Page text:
For the ultimate collection, collect stamp collecting on stamps
By Janet Klug
Some topical collectors collect stamps-on-stamps.
Because many of the world's greatest stamp rarities are depicted on other stamps, this topic is a good way to have the unaffordable impossible dreams in your stamp album.
Bermuda showed its famous 1848-54 Perot provisional stamps on new stamps issued in 1949 (Scott 135-37) to mark their centenary. The 6-pen-ny green and rose-violet King George VI and Perot Provisional stamp (137) is shown in Figure 1.
For those who really love stamp collecting and all things philatelic, collecting stamps that are stamp-on-stamp designs is a tribute to our avocation. Such a collection is easier than you might think.
From time to time, international stamp show host countries issue stamp collecting stamps to promote the event. The stamps frequently depict stamp collectors using the tools of the hobby.
A good example is the 1986 booklet Sweden issued for the Stockholmia 86 show. Figure 2 shows a pane of four stamps (Scott 1588a) from the booklet.
The designs of the four stamps show an early Swedish stamp (Scott 33a) with a bull's-eye cancel; stamp engraver Sven Ewert preparing a stamp die; a page from a stamp album bearing two Swedish stamps (268 and 271) and a magnifying glass enlarging a United States 3¢ Landing of the Swedes and Finns stamp (836); and a boy using tongs to retrieve stamps for his collection from a bowl of water.
The stamps in this one booklet pane picture five essential pieces of stamp collecting equipment: magnifiers, tongs, stamp album, soaking bowl and stamps. Can we top that? Yes.
The 3-krona No. 836 Under Magnifying Glass and Sweden Nos. 268 and 271 stamp (Scott 1587) in the Swedish booklet was a joint issue with a U.S. stamp of similar design in the Stamp Collecting booklet (BK153) issued for the Ameripex 86 show.
The 1986 U.S. pane of four stamps (Scott 2201a) is shown in Figure 3. There is no soaking bowl in the designs of the U.S. stamps, but stamps, tongs, magnifiers, albums, covers, an American Philatelic Society membership card, a few postmarking devices and a first-day cover are present.
The cover of this booklet served as a free admission ticket to Ameripex, arguably the best stamp show promotion ever achieved by the U.S. Postal Service.
Magnifying glasses and tongs are identifiable tools of the stamp collector that appear on many stamps with a stamp collecting theme.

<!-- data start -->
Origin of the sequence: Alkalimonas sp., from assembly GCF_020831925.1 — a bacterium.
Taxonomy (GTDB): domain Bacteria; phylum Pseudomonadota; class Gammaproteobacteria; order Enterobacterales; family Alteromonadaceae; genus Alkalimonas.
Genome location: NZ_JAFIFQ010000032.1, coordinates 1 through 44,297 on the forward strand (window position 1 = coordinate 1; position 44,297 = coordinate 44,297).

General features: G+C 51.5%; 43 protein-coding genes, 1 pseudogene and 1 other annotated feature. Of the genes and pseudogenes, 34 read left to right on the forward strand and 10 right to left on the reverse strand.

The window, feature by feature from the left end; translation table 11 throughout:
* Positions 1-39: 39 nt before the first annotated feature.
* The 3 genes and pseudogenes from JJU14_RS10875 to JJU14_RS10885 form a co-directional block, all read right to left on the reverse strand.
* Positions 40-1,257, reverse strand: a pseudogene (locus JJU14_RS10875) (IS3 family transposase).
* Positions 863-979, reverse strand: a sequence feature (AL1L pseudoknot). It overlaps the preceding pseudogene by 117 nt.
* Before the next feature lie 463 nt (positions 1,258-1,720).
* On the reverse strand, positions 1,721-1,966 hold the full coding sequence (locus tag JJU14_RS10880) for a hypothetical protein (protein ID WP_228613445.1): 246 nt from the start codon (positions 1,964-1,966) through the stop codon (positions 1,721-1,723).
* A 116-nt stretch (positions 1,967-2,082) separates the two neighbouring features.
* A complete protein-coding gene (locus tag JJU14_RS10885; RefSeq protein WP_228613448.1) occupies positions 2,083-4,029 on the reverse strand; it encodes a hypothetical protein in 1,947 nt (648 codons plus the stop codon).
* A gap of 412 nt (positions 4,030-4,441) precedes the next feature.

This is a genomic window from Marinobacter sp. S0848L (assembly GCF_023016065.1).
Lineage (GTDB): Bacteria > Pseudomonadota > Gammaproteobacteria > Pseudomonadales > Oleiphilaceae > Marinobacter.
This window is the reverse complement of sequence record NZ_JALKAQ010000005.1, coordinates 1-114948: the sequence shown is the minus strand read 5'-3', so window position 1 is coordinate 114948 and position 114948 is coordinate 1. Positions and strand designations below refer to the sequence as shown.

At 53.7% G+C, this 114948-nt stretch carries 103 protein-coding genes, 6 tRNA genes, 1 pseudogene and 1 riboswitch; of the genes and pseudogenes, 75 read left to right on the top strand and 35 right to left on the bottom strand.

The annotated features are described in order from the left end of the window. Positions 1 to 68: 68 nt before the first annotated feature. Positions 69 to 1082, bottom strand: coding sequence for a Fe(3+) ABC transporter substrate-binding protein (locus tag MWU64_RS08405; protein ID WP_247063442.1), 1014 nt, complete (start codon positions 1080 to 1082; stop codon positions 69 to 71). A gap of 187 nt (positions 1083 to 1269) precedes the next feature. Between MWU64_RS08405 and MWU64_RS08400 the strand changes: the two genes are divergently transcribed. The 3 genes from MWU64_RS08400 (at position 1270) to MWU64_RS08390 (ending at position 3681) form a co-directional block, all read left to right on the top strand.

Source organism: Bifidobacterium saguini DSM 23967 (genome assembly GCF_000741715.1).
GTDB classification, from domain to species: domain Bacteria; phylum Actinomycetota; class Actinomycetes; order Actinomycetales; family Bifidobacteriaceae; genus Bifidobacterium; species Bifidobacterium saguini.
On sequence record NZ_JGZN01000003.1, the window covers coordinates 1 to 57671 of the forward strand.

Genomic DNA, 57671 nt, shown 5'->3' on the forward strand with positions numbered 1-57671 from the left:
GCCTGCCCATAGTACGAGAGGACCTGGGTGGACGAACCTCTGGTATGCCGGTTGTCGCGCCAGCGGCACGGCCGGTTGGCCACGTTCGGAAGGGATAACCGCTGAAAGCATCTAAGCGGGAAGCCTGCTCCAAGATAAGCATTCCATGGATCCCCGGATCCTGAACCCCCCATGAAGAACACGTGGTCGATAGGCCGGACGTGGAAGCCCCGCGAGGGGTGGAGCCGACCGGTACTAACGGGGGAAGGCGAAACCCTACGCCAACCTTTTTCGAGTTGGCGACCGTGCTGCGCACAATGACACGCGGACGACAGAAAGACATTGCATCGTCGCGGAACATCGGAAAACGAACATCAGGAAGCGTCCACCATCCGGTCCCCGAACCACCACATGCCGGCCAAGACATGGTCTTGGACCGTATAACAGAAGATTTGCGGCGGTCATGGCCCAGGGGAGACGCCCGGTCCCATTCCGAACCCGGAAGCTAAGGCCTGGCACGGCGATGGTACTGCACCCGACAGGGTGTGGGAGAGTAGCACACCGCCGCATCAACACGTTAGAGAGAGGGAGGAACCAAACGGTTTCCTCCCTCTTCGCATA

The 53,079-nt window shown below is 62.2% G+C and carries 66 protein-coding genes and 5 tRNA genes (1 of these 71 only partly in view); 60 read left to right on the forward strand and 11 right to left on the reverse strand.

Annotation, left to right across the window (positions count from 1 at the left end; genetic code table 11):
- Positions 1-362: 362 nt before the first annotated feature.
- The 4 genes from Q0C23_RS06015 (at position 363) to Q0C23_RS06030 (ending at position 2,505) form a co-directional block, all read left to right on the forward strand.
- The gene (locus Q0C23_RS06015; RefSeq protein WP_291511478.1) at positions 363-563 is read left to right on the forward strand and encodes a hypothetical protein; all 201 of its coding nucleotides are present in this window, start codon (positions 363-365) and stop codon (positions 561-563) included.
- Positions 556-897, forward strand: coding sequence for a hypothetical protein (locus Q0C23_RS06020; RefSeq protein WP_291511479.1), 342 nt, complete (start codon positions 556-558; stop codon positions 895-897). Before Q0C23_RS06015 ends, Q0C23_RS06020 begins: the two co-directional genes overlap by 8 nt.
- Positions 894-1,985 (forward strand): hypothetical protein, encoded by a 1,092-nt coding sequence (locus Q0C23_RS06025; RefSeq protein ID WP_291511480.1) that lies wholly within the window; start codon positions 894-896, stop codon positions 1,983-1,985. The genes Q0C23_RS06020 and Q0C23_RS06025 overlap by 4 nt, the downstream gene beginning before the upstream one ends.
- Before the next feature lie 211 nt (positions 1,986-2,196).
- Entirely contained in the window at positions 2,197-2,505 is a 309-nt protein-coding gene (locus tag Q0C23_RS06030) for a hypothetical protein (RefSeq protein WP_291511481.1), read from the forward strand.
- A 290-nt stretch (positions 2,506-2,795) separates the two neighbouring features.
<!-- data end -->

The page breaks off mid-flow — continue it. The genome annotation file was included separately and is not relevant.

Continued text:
The 1972 U.S. 8¢ U.S. No. 1 Under Magnifying Glass stamp (Scott 1474) is shown in Figure 4. Its design depicts an 1847 5¢ Benjamin Franklin stamp, the first U.S. general issue stamp (1), under a magnifying glass.
The 8¢ stamp is fun to collect because the miniature 5¢ Franklin is not always perfectly centered in the box provided for it in the design. The off-center 8¢ stamp shown here pictures the 5¢ stamp as a three-margin example. A fun, inexpensive collection would use this stamp-on-stamp to illustrate the concept of centering within the context of stamp collecting.
An Egyptian 20-millieme Egypt No. 1104 Under Magnifying Glass stamp (Scott 1109) is shown in Figure 5. The stamp was issued in 1979 to commemorate the 50th anniversary of the Philatelic Society of Egypt.
The stamp-on-stamp design shows a left hand clutching a magnifying glass and the stamp being held by tongs in the right hand. But look closely at the tongs. Notice anything strange? The index finger seems to be inserted between the blades of the tongs. I defy anyone to be able to pick up a stamp using this tong-wielding method.
The proper use of tongs is depicted on the Wallis and Futuna Islands 9-franc Philatec stamp (Scott 167) shown in Figure 6. The stamp, issued in 1964, is part of an omnibus issue by the French community.
In the stamp design, the collector holding the tongs is obviously left-handed, because it is a left hand holding the stamp that hovers above a stamp album.
Collecting famous stamp collectors on stamps is another way to enshrine the stamp hobby within a stamp collection.
Most collectors know that Britain's King George V had a fabulous collection that today is owned by his granddaughter, Queen Elizabeth II.
Artist John Lennon of the Beatles had a boyhood stamp collection. The Smithsonian Institution's National Postal Museum purchased the album in 2005.
I was surprised to learn a few years ago that Russian-American writer and philosopher Ayn Rand, commemorated in 1999 on a U.S. 33¢ stamp (Scott 3308) in the Literary Arts series, was a stamp collector.
Many other fellow stamp collectors already reside in many stamp albums.
The 32nd president of the United States, Franklin D. Roosevelt, pictured on numerous U.S. stamps, was an avid stamp collector.
In 1947, Monaco, whose Prince Rainier III was also a stamp collector, issued the 50-centime Franklin D. Roosevelt Examining His Stamp Collection airmail stamp (Scott C16), shown in Figure 7.
There he is, the president of the United States, one of the most famous stamp collectors of all time, working with an open album, a magnifying glass, what appears to be a stack of albums and a Scott Standard Postage Stamp Catalogue on the desk next to him.
The only fly in the ointment is that the stamp's design shows Roosevelt holding a stamp in his bare hand.
Maybe Roosevelt once could have tried to use tongs as illustrated in the design of the Egyptian stamp shown in Figure 5. If so, it is no wonder he gave up and used his hands.
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